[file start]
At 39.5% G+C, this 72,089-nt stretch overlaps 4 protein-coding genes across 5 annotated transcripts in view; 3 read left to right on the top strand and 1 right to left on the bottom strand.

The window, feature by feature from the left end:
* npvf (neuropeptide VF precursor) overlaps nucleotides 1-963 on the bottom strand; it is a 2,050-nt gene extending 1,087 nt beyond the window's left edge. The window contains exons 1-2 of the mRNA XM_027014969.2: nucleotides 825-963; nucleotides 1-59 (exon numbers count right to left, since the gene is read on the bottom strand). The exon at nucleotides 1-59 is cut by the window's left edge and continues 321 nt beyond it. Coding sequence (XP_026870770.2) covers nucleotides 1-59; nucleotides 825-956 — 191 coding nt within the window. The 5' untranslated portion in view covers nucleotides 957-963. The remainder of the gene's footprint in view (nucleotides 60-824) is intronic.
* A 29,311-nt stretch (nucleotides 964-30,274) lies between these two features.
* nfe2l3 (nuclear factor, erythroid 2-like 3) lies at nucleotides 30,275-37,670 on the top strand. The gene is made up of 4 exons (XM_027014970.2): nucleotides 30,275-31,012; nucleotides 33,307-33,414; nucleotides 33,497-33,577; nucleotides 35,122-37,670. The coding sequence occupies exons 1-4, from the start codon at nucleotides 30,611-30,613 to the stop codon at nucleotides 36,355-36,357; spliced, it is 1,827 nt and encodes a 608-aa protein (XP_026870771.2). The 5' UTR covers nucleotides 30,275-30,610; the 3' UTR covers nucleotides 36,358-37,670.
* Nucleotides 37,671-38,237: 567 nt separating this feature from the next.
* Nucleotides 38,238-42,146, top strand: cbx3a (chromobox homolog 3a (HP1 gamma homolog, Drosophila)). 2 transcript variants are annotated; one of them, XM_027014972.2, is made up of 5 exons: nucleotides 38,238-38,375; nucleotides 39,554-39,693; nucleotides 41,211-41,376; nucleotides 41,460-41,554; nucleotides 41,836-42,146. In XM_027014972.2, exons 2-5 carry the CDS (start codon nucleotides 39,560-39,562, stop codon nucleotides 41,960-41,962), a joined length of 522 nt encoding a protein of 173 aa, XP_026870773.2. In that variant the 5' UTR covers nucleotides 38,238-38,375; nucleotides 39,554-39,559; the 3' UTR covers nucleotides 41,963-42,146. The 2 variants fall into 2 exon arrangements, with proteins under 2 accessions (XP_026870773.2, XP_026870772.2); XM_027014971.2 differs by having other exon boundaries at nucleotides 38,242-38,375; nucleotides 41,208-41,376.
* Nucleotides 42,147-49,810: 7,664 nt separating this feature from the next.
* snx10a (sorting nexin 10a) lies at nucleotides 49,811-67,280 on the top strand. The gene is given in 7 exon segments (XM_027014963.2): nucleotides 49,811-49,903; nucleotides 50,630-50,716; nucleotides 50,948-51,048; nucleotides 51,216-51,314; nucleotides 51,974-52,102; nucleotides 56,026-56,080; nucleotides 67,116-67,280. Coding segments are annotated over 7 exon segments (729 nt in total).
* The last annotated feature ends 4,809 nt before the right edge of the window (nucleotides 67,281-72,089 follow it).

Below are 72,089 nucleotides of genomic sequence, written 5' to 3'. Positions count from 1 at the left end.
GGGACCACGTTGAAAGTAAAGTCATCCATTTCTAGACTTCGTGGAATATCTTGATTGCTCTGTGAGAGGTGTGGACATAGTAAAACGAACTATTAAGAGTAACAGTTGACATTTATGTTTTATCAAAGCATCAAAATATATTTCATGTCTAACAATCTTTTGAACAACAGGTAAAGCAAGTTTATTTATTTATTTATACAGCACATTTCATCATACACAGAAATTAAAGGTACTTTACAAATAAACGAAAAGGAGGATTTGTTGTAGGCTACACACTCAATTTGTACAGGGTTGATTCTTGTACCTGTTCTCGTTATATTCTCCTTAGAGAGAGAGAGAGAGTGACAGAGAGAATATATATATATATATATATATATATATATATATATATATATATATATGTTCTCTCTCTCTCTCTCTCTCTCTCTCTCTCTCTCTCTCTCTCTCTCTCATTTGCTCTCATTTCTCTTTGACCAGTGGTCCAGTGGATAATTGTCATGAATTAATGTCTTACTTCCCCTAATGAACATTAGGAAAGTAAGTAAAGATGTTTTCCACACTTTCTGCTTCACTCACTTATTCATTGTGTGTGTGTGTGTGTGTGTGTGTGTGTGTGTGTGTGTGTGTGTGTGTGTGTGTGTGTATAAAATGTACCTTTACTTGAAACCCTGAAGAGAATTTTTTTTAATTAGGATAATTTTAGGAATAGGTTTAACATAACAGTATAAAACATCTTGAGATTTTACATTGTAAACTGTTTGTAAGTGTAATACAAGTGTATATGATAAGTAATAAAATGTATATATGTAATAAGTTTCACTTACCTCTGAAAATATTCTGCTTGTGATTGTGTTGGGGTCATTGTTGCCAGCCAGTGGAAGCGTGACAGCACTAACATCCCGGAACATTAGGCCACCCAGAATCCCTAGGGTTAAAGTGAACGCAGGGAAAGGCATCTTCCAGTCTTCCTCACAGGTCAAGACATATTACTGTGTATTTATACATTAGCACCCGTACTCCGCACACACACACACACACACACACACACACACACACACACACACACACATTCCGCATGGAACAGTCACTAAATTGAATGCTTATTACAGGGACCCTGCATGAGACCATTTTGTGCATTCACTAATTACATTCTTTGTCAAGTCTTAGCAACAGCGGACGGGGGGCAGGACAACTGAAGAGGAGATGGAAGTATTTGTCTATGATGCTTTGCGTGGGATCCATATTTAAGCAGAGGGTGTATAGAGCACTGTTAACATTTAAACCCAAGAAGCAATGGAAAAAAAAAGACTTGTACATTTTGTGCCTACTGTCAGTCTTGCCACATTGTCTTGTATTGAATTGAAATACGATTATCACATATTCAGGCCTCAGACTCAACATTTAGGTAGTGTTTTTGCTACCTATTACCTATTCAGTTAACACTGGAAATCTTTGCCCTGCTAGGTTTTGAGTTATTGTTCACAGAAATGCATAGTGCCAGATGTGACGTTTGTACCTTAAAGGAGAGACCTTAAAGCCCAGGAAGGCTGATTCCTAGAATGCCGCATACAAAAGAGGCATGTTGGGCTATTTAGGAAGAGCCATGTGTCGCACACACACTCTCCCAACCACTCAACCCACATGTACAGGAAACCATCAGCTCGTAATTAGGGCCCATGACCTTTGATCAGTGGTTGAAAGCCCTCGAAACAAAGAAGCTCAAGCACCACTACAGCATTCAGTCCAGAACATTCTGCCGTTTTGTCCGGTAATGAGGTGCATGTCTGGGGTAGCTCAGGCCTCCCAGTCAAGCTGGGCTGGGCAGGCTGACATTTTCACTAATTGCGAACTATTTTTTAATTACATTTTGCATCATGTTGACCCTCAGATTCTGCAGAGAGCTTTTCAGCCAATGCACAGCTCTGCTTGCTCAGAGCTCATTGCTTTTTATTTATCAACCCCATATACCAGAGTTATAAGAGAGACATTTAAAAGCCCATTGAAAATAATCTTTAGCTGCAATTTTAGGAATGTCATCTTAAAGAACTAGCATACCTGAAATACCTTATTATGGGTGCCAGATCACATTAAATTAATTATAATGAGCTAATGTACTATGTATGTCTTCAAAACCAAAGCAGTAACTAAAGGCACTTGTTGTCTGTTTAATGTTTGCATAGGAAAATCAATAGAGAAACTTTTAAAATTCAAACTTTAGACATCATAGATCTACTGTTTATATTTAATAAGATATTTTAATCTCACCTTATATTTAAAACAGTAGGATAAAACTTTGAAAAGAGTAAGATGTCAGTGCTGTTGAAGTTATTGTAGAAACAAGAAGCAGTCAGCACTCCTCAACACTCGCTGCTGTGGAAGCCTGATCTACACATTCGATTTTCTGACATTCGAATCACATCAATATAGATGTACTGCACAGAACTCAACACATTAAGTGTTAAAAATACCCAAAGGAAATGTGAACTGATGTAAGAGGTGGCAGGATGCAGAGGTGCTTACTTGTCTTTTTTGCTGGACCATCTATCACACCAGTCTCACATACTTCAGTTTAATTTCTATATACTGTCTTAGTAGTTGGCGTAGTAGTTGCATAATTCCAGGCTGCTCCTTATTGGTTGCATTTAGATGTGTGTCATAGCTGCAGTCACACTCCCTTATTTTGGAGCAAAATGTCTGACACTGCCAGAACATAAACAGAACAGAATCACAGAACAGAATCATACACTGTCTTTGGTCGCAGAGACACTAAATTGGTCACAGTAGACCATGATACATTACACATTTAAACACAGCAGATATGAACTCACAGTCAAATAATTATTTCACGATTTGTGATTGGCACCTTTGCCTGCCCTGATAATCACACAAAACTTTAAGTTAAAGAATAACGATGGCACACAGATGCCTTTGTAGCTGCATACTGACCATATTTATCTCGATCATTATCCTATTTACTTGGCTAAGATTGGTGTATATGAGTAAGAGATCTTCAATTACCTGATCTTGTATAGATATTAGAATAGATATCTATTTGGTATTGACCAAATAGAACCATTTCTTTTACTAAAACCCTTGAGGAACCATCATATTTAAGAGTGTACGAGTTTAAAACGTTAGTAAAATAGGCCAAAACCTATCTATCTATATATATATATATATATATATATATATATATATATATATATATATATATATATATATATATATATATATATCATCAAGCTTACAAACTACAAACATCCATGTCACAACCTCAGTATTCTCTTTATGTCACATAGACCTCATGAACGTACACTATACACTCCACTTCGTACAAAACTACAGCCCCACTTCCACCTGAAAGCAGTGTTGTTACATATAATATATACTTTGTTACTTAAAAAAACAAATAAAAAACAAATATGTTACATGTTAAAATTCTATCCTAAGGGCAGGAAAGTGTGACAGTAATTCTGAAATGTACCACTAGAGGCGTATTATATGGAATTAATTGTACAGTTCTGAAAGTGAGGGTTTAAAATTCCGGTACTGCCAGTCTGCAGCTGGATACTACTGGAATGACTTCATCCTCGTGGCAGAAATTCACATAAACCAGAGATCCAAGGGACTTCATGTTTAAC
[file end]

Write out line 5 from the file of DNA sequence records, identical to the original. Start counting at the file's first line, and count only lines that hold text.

* nfe2l3 (nuclear factor, erythroid 2-like 3) lies at nucleotides 30,275-37,670 on the top strand. The gene is made up of 4 exons (XM_027014970.2): nucleotides 30,275-31,012; nucleotides 33,307-33,414; nucleotides 33,497-33,577; nucleotides 35,122-37,670. The coding sequence occupies exons 1-4, from the start codon at nucleotides 30,611-30,613 to the stop codon at nucleotides 36,355-36,357; spliced, it is 1,827 nt and encodes a 608-aa protein (XP_026870771.2). The 5' UTR covers nucleotides 30,275-30,610; the 3' UTR covers nucleotides 36,358-37,670.